262491_8136Not so long ago, the story goes, a person was far more likely to die from heart disease. Now cancer has replaced cardiovascular disease as the leading cause of premature death in 28 of 53 European nations.

An increasing social problem

The disparities in cancer mortality have their roots in inequalities in health between European countries and even in regions of the same country. During the last few years, the economic crisis in Europe has exacerbated the already existing health inequalities, depriving cancer patients of the care that they need.

The increasing cancer burden that we experience in Europe will have a profound impact not only on patients and their families, but it will also be a significant challenge for our healthcare systems and for the future economic competitiveness of Europe.

When I first learnt about my diagnosis, my first thought was: how I will tell this shocking news to my family? But myself, I took the news about my cancer as a warning: there was something wrong in the way I lived my life.

United we can fight cancer

Cancer challenged me in many ways. Working in the European Parliament as an MEP and being able to actually address the issue, contribute with concrete actions to our fight against cancer, was inspiring. I dedicated a big share of the past ten years of my professional endeavours to make it obvious to the broader public that health is not only a matter for individual citizens, but also a concern we share as Europeans.

Together with some colleagues from the Parliament, I founded an informal group of MEPs Against Cancer (MAC), committed to promoting action on cancer as an EU priority and harnessing European health policy to that end. I am proud MAC contributed to the Council conclusions on the reduction of the burden of cancer back in 2008 and to the European Partnership for Action Against Cancer in 2009, a Joint Action which aims to support EU Member States in their efforts to tackle cancer.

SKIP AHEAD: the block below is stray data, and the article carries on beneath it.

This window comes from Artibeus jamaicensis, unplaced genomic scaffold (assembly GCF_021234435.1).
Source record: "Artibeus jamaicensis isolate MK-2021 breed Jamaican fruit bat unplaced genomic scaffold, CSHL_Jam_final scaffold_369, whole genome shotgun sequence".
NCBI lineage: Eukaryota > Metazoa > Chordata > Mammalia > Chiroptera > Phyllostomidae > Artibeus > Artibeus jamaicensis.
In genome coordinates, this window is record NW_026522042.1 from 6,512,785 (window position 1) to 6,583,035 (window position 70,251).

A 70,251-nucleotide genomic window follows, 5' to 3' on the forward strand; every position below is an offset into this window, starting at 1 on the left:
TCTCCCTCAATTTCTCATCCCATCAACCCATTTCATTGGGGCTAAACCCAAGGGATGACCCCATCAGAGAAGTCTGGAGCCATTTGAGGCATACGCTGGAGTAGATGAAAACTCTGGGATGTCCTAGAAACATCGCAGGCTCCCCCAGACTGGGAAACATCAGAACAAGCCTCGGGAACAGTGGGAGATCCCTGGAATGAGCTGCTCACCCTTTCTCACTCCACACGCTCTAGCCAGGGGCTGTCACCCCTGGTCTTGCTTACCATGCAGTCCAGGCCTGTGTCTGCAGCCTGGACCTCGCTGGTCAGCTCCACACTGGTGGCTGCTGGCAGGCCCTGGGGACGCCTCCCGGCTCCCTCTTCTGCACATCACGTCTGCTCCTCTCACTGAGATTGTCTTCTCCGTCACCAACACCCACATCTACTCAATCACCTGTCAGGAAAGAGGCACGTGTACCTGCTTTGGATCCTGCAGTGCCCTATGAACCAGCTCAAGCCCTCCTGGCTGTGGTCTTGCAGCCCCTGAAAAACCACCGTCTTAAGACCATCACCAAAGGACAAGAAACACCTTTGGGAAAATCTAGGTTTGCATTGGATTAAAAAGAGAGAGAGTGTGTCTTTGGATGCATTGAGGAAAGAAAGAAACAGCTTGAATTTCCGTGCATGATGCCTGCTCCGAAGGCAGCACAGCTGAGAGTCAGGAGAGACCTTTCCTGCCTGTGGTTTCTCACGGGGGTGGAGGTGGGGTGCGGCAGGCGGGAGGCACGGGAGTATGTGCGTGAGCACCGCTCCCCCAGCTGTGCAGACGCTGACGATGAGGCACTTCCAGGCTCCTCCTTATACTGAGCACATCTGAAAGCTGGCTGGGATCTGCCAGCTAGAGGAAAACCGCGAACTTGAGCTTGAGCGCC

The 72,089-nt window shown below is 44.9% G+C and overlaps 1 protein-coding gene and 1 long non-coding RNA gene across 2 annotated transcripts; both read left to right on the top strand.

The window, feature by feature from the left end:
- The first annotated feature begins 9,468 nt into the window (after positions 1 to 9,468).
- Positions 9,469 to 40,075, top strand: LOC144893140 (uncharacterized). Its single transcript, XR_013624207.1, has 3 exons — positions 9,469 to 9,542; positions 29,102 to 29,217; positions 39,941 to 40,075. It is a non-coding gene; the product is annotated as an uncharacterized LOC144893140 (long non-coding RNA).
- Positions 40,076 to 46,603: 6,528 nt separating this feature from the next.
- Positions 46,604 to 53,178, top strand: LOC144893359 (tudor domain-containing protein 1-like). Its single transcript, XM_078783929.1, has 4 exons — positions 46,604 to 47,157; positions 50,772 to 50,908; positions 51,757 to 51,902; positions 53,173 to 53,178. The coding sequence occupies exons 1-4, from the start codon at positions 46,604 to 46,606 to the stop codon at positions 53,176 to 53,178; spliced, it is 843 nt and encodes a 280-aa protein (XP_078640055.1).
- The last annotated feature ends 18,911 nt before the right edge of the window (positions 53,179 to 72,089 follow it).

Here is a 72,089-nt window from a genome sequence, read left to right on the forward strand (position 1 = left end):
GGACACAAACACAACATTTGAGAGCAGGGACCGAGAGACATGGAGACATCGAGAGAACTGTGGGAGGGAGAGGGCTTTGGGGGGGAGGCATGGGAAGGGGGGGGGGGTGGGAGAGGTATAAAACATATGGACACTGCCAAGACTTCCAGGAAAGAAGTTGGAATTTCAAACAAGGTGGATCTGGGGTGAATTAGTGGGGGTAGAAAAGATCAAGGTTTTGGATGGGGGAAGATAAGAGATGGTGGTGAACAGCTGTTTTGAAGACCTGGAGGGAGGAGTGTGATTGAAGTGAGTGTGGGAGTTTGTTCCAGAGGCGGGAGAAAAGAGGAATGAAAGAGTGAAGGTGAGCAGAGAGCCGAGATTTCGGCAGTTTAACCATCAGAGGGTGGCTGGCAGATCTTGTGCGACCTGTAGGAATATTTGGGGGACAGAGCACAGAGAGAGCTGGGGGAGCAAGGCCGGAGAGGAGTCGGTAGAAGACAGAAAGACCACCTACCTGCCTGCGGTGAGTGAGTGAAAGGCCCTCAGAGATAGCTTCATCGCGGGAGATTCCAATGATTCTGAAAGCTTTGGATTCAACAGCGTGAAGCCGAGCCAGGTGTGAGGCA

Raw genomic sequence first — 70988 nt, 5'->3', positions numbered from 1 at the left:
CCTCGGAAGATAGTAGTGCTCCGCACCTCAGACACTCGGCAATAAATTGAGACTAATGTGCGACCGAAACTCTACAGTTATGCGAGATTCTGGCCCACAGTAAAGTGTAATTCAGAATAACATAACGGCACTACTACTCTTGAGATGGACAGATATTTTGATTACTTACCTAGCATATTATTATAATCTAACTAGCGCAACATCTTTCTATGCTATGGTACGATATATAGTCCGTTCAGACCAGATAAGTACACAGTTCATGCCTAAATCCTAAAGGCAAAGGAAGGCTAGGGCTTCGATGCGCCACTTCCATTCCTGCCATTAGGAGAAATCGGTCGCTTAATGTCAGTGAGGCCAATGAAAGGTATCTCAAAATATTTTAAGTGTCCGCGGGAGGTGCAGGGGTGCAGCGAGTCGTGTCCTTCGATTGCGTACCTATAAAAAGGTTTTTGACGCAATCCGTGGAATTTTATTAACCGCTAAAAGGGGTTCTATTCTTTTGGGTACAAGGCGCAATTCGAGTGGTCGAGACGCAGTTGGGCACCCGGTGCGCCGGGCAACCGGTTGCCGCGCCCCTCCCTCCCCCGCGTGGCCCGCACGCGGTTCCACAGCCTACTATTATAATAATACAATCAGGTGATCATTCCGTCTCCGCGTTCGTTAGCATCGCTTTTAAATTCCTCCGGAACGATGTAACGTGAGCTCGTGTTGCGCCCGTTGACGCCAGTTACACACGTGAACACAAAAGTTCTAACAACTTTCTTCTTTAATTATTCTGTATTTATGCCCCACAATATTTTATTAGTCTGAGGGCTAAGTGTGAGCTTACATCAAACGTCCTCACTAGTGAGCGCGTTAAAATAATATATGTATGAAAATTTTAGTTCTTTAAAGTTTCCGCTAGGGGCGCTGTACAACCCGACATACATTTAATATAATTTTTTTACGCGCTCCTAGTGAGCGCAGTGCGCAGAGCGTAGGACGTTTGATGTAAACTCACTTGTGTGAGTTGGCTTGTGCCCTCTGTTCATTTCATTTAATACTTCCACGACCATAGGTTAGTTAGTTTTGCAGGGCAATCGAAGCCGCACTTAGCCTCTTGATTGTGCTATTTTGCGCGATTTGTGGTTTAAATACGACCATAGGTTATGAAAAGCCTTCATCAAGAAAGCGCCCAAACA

When I am asked these days what it is that helps me to remain positive when fighting cancer, I have no doubts: it is the positive energy and the support I get from people that surround me.

We politicians are privileged in being able to support EU citizens and patients, in particular in their fight against cancer. But it needs political will. As an MEP I can help build that political will. Since one in three Europeans is diagnosed with a form of cancer, I consider cancer a political and social problem.

Cancer does not respect national borders, it knows no boundaries, either geographical or social – it affects all parts of our society. It is not a problem of any single nation; we must all contribute to the solution. Therefore, as Europeans we must stand together: patients, healthcare professionals, researchers, industry and politicians, united in our goal to address our common enemy – cancer.